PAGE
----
In modern demographic parlance, I belong to a generation of cynics, pragmatists and latch-key kids. Born between 1961 and 1976 and sandwiched between the have-it-all Baby Boomers and the post-computer Generation Ys, we 4.5 million Gen Xs grew up in a time of drugs, divorce and economic strain.

We’re known for our resilience, self-reliance and dislike of authority and our burning resentment of the “old-fart” boomers – stemming from the fact that they just won’t move over and give us our time in the sun.

Gen Ys are a different breed altogether. As many employers are already finding out, this generation is a demanding lot – generally considered to be impatient, disloyal and self-obsessed. On the upside, apparently the average Gen Y is tech-savvy and acutely environmentally-conscious (although I have to say I always question this – I don’t know about you, but in my household it’s us Gen X’s who worry about recycling and saving water, and have the bucket in the shower etc – , the Gen Y in house, on the other hand, has a collection of power-guzzling gadgets and don’t even get me started on how many possible products that one can possibly use in one’s hair!

And I am sure they can’t be very environmentally friendly at all). Anyway – with Gen Xs moving into their peak income years and Gen Ys hot on their heels, super funds are being warned to look beyond the boomers and come to grips with what really makes these “wealth-creating” generations tick.

This was one of several key messages delivered by leading demographer Bernard Salt at a recent AIST lunch. The author of two books on generational change in Australia and a KPMG partner, Salt said it was important for super funds to recognise key differences between Gen Y and Gen X to effectively engage with these two generations and to keep in mind that each would behave differently from their preceding generation.

The message for super funds was to ensure their marketing strategies were aligned with the different values of each generation. A one-size-fits-all marketing strategy won’t work. According to Salt, while baby boomers wouldn’t dream of consulting their parents (who came from the 1920s) about such matters as superannuation, the “I live for today” GenYs are comfortable turning to their parents for financial counsel.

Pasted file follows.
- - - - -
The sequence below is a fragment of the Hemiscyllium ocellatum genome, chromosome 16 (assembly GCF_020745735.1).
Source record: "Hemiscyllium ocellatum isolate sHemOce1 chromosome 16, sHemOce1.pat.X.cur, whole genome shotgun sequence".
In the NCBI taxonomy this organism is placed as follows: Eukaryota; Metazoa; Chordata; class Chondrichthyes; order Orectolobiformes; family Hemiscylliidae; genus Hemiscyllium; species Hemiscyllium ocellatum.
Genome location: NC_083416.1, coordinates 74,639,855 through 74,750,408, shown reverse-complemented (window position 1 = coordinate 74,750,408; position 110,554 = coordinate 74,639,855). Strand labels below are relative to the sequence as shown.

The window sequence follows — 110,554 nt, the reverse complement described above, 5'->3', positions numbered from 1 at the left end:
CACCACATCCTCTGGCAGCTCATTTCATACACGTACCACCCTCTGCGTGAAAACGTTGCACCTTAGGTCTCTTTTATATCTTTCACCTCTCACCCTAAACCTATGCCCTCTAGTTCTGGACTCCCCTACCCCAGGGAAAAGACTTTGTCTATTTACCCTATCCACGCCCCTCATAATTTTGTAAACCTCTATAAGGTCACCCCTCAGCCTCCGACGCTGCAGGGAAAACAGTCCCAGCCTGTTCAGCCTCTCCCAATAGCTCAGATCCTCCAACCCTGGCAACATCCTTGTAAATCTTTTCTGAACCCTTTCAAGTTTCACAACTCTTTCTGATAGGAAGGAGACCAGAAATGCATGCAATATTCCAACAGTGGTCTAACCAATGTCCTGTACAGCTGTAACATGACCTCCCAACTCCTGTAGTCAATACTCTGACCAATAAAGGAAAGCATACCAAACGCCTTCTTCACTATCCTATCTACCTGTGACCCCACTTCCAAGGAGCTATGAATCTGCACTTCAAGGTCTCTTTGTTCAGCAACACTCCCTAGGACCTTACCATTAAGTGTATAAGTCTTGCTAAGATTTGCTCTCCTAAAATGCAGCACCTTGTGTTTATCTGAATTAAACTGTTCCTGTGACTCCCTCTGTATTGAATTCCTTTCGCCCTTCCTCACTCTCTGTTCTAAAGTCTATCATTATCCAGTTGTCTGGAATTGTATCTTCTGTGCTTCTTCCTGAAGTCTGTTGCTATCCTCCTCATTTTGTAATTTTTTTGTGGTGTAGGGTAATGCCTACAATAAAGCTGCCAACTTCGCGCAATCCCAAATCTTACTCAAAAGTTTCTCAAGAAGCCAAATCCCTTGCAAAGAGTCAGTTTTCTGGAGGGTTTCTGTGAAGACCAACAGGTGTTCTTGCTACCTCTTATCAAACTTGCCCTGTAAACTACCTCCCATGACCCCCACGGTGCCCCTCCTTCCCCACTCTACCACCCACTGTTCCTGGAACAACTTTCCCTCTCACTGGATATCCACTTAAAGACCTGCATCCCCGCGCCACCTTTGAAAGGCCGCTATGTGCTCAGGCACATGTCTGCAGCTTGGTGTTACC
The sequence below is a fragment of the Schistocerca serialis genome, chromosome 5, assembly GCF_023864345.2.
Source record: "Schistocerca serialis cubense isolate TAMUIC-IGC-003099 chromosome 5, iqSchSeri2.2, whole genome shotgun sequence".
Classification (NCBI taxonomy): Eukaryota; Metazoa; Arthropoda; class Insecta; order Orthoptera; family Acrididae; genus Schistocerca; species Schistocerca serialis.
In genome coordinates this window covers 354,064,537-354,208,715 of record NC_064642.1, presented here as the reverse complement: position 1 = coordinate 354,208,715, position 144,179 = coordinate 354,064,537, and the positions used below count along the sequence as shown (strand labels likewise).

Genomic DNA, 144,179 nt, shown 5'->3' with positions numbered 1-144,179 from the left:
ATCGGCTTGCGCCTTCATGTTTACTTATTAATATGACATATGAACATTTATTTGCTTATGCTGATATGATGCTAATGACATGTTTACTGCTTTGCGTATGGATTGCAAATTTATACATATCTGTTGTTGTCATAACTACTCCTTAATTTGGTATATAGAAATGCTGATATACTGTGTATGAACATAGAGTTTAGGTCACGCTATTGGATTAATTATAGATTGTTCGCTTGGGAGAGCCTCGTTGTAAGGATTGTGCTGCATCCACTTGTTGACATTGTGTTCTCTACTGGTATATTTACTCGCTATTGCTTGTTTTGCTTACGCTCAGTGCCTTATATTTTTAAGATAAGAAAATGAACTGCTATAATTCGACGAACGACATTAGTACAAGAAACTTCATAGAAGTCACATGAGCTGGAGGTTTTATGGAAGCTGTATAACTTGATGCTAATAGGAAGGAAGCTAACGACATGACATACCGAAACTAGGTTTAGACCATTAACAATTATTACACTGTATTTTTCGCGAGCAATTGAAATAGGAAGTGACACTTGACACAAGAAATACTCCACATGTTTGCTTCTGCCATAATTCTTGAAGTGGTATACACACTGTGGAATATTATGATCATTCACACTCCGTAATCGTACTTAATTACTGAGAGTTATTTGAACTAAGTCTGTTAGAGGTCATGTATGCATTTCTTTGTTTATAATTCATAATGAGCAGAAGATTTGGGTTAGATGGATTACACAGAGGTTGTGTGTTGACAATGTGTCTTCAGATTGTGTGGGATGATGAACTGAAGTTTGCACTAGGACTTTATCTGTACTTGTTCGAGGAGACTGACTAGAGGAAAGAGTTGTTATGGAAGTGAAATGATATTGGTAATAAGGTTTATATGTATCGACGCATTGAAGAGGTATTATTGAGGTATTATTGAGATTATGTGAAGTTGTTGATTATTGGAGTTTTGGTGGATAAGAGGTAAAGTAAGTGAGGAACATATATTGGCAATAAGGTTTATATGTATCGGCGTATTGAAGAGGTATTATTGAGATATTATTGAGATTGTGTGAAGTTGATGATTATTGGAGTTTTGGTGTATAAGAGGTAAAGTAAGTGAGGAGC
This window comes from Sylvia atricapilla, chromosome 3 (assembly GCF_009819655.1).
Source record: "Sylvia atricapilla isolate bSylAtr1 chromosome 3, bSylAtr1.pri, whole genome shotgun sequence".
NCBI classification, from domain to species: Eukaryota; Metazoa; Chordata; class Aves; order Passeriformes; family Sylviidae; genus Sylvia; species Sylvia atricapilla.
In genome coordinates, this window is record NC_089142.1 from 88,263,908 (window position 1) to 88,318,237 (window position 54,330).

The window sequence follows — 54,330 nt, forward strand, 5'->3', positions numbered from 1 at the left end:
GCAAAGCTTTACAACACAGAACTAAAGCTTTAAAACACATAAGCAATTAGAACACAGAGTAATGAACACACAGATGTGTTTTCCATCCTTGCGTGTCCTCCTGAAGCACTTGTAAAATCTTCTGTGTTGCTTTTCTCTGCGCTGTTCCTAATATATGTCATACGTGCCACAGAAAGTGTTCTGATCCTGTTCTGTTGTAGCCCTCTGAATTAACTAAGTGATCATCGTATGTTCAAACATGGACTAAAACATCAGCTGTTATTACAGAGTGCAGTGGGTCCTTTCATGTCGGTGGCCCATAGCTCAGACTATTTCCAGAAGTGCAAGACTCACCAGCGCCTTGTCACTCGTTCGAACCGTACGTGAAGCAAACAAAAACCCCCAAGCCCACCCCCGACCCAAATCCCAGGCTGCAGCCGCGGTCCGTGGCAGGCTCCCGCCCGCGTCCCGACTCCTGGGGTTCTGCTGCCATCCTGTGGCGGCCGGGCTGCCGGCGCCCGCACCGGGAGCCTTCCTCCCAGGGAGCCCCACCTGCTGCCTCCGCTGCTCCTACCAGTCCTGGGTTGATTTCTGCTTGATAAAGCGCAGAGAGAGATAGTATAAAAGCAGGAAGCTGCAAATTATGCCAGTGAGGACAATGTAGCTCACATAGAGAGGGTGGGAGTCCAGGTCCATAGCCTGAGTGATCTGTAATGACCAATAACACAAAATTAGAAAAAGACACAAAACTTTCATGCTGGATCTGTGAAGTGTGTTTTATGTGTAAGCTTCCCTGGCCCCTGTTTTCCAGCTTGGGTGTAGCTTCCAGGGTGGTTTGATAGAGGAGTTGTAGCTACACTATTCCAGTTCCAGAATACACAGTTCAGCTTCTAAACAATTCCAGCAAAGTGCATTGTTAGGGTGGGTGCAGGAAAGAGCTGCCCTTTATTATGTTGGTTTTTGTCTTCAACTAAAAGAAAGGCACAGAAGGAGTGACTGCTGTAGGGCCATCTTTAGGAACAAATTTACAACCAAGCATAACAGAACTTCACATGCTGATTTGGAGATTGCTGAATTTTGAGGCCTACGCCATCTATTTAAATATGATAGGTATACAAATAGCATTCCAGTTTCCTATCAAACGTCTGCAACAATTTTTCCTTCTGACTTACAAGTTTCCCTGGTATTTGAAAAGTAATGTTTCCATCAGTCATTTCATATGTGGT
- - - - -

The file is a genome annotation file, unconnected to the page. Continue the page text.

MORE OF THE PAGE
The way through to Gen Y – the first generation to have superannuation for its entire working life – might be through the collegiate relationship they have with their parents. Salt also predicted that demographic changes – both in Australia and overseas – will have a powerful impact on the business environment in which super funds and other financial service providers operate.

The worry is our ageing workforce and Australia’s looming ‘demographic fault line’ – the point at which more people are exiting the workforce than entering. Australia is set to cross this line in 2010. By then, the number of Australians aged 15-19 will increase by 19,000, whereas the number of those aged 65-69 will increase by 439,000.

According to Salt, certain Australian industries will feel the brunt of the boomer bulge a lot earlier than others – as will those super funds with a close alliance to these industries. Such funds include those with a high number of farmers and teachers, with 68 percent of beef cattle farmers aged over 50, along with 34 percent of secondary school teachers.

But all funds, says Salt, will need to develop a ten year strategic outlook for members by occupation and industry. Funds should also be thinking of ways to engage with Australia’s growing migrant intake, particularly in the light of our ageing workforce and a likely further tightening of labour market conditions.

Since 2006, the number of Indians and Chinese moving to Melbourne has grown by more than 40,000. Funds that aren’t already connecting with these burgeoning migrant groups risk missing out on a growth market. Meanwhile, for funds keen to engage with their baby boomer members, Salt’s key message is don’t mention the ‘r’ word.

Boomers won’t retire in the traditional sense. Rather, they’ll move into the “lifestyle” stage of the life cycle. Many will extend their working life well beyond 58, currently the most common retirement age. Some will buy a Winnebago, others will resign to become consultants or corporate mentors.

Salt further predicts that boomers will be a grumpy lot in retirement. They’ll whinge and they’ll ask a lot of questions of their super fund or pension provider. So it’s well and truly time that funds start working seriously on segmenting their memberships and work on product development and marketing strategies that speak differently to each generation.

And most importantly, even though we are in the business of providing retirement incomes to millions of Australians – we need to find a way of doing it without mentioning the R word! Just as well, unlike other countries, we use the word superannuation rather than pension fund. In the meantime – roll on 2010 – the time when Gen Xs like me hit our peak and find our rightful place in the sun, even if only for a short period, until the Gen Ys over take us.

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